Head-On Car Accident – How To Claim For A Road Traffic Accident
This guide will explain the process of making a personal injury claim if you have been injured in a head-on car accident caused by negligence. We will discuss how this kind of accident could occur and what duty of care applies on the road.
Additionally, we will examine the guidelines that are used by legal professionals when valuing compensation claims. These will give you an idea of how much you could be awarded should you make a successful claim.
Finally, we will discuss how claiming with one of our road accident solicitors could benefit you and your claim. We will also outline the advantages of No Win No Fee agreements.
Our expert advisors are available 24 hours a day to answer any legal queries you might have, free of charge. To reach them, you can:
Select A Section
- How To Claim For A Head-On Car Accident
- Causes Of Head-On Car Accidents
- How To Prove Your Road Traffic Accident Claim
- Examples Of Payouts For A Head-On Car Accident
- Why Choose UK Law For Your Road Traffic Accident Claim?
- Find Out More About Claims For Head-On Collisions
You could be eligible to make a motor vehicle accident and injury claim if you were injured in a head-on car accident.
To claim compensation, you must meet three criteria. The first is that you were owed a duty of care, the second is that this duty of care was breached, and the third is that the breach caused you physical and/or mental harm. A breach of duty of care that causes injury is known as negligence.
All road users owe one another duty of care to act in a way that prevents themselves and others from experiencing harm on the roads. This means following the rules and guidelines set down in the Highway Code and adhering to the Road Traffic Act 1988.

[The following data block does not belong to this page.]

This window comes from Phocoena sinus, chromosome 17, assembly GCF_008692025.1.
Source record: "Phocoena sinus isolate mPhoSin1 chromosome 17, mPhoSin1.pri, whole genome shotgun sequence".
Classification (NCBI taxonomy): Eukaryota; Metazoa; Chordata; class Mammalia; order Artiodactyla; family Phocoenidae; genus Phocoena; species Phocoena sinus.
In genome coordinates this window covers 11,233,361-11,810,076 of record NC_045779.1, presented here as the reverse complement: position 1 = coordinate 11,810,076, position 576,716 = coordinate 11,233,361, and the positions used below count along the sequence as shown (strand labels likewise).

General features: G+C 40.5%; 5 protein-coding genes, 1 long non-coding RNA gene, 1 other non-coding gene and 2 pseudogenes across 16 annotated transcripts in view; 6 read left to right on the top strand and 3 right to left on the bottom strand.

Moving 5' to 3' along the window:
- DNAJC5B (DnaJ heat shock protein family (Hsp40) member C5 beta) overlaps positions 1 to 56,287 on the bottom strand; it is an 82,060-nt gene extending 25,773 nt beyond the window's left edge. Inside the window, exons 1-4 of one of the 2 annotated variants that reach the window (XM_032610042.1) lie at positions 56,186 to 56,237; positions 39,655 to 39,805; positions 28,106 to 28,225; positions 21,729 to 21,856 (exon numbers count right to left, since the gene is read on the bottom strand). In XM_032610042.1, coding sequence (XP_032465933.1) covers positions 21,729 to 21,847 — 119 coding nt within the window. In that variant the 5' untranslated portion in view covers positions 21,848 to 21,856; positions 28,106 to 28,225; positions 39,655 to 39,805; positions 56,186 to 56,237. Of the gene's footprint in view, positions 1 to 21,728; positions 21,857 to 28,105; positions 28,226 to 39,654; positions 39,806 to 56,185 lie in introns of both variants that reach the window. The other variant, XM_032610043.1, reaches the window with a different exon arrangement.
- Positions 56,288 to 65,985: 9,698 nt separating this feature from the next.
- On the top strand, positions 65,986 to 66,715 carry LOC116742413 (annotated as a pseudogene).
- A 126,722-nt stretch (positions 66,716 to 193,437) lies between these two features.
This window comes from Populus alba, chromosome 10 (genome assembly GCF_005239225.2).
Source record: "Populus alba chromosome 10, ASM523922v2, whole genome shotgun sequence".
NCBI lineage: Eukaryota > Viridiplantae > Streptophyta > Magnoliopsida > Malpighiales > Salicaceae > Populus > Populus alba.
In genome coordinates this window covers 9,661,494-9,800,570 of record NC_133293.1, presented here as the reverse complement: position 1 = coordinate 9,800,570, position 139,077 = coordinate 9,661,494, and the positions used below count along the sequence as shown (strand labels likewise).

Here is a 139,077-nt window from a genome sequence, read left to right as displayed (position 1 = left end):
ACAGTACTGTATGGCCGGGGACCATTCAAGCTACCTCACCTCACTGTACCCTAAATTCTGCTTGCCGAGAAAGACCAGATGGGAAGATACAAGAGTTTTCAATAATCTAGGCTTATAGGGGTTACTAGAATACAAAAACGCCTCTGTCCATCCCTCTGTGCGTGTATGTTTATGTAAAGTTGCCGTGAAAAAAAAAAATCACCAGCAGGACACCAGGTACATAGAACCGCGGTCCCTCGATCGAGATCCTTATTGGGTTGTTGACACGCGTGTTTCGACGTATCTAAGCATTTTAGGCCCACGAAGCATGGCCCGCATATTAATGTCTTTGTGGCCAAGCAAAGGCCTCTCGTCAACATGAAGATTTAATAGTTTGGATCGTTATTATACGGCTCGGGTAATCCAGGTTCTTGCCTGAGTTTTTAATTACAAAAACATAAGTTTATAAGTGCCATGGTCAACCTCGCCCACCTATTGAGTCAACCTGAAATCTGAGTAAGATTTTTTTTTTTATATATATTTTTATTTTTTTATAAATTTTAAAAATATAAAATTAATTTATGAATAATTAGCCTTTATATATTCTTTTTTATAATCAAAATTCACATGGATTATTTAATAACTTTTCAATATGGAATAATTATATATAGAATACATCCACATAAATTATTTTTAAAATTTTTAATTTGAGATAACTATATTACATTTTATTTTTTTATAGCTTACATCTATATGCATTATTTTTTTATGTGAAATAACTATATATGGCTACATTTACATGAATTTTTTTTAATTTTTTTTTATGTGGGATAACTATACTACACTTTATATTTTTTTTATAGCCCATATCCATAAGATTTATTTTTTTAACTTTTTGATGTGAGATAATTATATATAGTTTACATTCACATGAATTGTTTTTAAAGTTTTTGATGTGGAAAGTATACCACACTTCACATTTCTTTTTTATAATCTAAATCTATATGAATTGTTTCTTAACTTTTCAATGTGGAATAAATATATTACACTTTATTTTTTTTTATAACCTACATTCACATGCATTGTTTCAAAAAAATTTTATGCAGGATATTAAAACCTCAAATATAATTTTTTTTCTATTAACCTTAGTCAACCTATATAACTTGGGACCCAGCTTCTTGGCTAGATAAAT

If you can prove that negligence was the cause of your injuries, you may be able to claim successfully. To find out more about the duty of care on the roads and whether you have a valid claim, contact one of our advisors using the details above.
Head-On Car Accident Claim Time Limits
However, there are some exceptions to these limitations. If you are mentally incapable of pursuing your own claim, the time limit is paused indefinitely. The courts may appoint you a litigation friend who can act on your behalf in court while the time limit.
You will have three years in the event that you regain the mental capacity to make a claim if your litigation friend has not already claimed for you.
If you are under eighteen at the time you sustained an injury in a head-on car accident, the three-year period will not begin until your eighteenth birthday. A litigation friend can also act on your behalf if you wish to claim before you turn eighteen.
For more information on claim time limits, contact one of our advisors. They could confirm whether you’re within the acceptable limitation period for making a claim.
There is a range of factors which could combine to cause a head-on car accident. It’s essential that your injuries are caused by a breach of duty of care in order for you to claim compensation.
Below are some examples of how head-on car accidents could occur as a result of negligence:
- A driver at a junction is not fully concentrating on the road. They pull out before the light turns green, and you collide with them head-on. You sustain a serious back injury and moderate PTSD from the accident.